I was able to harvest about one gallon of berries this year and chose to freeze for future use as I already had enough tincture made for this winter.
Once your berries are harvested and you have determined their use, time to process. As stated, they can easily be frozen for future use or processed immediately.
They can be made into jams, jellies, pies, wine, or syrup and tinctures. I have my grandmother’s handwritten recipe for wine from the early 1900s that I want to try making, maybe next season! I personally prefer to tincture mine as the tincture makes a great base and lasts the longest.
WHY ELDERBERRY TINCTURE
As stated, it lasts. It lasts a long time without worry.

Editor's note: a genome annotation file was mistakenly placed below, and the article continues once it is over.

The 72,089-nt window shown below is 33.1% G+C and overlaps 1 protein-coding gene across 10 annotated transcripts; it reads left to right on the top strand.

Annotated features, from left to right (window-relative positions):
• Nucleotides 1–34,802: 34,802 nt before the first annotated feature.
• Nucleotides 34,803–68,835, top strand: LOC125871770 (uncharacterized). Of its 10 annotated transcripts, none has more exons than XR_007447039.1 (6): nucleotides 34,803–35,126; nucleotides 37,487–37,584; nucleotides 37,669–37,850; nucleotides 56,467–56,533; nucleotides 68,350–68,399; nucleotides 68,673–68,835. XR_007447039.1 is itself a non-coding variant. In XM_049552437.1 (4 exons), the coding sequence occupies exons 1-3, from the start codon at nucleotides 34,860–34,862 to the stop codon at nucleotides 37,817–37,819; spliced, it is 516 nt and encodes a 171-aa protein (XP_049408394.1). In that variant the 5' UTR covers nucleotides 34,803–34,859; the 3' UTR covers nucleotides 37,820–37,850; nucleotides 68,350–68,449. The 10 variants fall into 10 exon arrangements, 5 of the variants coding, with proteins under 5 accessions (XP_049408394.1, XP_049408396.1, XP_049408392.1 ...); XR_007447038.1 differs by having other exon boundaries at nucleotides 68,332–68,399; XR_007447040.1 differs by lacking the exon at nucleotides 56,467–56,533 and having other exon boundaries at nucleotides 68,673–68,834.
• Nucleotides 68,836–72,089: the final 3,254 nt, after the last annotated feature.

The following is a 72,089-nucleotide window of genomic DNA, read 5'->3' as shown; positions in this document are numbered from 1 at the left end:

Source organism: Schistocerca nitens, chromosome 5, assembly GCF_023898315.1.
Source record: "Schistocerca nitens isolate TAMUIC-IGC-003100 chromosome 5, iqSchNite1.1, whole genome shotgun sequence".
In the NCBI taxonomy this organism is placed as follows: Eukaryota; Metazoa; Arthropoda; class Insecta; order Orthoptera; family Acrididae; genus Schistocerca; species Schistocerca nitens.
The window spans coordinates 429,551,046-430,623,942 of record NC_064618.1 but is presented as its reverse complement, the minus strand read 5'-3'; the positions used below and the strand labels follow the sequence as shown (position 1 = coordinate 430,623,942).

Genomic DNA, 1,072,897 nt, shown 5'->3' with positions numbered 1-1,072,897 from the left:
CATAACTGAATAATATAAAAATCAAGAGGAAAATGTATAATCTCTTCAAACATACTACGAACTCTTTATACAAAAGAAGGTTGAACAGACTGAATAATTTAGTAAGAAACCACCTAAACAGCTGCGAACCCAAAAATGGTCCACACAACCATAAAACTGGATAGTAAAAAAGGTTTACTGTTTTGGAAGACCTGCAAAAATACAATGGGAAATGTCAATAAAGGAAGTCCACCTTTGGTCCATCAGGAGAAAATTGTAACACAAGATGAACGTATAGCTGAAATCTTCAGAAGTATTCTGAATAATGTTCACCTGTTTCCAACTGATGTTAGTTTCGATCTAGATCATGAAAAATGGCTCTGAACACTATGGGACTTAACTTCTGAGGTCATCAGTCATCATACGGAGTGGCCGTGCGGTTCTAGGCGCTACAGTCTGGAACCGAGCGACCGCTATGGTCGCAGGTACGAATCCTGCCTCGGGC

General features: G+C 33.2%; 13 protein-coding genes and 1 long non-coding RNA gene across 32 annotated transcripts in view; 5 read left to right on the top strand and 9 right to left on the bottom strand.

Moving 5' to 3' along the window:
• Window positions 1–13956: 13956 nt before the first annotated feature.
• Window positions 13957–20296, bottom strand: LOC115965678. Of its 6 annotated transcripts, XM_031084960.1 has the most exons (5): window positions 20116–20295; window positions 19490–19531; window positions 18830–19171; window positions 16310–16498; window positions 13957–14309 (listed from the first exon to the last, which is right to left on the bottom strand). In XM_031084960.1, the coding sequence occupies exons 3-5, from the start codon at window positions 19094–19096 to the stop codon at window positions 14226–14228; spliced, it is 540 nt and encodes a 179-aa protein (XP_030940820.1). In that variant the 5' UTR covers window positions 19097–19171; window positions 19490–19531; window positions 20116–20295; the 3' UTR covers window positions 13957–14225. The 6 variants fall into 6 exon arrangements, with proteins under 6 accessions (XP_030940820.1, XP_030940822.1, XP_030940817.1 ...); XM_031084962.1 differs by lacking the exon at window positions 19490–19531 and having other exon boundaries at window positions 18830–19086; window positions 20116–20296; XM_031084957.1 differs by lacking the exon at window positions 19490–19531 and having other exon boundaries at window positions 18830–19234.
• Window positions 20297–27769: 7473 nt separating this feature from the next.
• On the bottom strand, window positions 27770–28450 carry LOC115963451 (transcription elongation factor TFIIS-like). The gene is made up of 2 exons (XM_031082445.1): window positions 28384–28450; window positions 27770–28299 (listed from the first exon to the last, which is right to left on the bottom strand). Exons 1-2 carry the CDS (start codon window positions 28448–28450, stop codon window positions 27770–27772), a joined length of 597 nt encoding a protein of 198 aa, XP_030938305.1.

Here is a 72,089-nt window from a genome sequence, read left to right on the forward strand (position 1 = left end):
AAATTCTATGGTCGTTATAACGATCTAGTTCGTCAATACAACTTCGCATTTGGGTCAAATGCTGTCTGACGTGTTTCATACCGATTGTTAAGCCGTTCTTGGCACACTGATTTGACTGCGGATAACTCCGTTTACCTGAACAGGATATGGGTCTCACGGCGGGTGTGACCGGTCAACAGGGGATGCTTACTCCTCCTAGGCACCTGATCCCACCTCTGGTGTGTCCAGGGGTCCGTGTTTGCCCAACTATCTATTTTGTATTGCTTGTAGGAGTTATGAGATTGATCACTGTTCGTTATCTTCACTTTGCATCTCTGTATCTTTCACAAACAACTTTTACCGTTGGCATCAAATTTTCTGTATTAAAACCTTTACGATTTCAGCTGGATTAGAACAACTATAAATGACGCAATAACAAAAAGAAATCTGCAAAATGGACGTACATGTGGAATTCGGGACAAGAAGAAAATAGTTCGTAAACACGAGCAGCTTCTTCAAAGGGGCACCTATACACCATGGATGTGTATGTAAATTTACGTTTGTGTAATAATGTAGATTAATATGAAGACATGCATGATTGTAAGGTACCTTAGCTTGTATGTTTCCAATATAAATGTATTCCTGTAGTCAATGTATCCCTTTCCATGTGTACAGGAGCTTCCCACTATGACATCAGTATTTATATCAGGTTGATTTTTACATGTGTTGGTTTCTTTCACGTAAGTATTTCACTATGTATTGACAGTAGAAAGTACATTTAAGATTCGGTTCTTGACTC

It’s easy! Making tinctures is one of the easiest processes for herbal remedies that I do.
I find that tinctures also seem to be more efficacious for me. As the tincture is taken under the tongue, it’s medicine enters the bloodstream quicker than having to digest it. If taking it under the tongue is too intense, it can be diluted with a bit of water and ingested.
The tincture (about 1 Tbl) along with local honey (about 1 Tbl) makes a wonderfully powerful prevention and soothes the throat. Simply mix together and take a teaspoon as needed throughout your day.
HOW TO MAKE ELDERBERRY TINCTURE
When I make the elderberry tincture, I make a quart at a time. Simply fill the quart mason jar 1/4 of the way with dried or 1/2 of the way with fresh berries. Pour 80 proof vodka into the jar until almost to the top.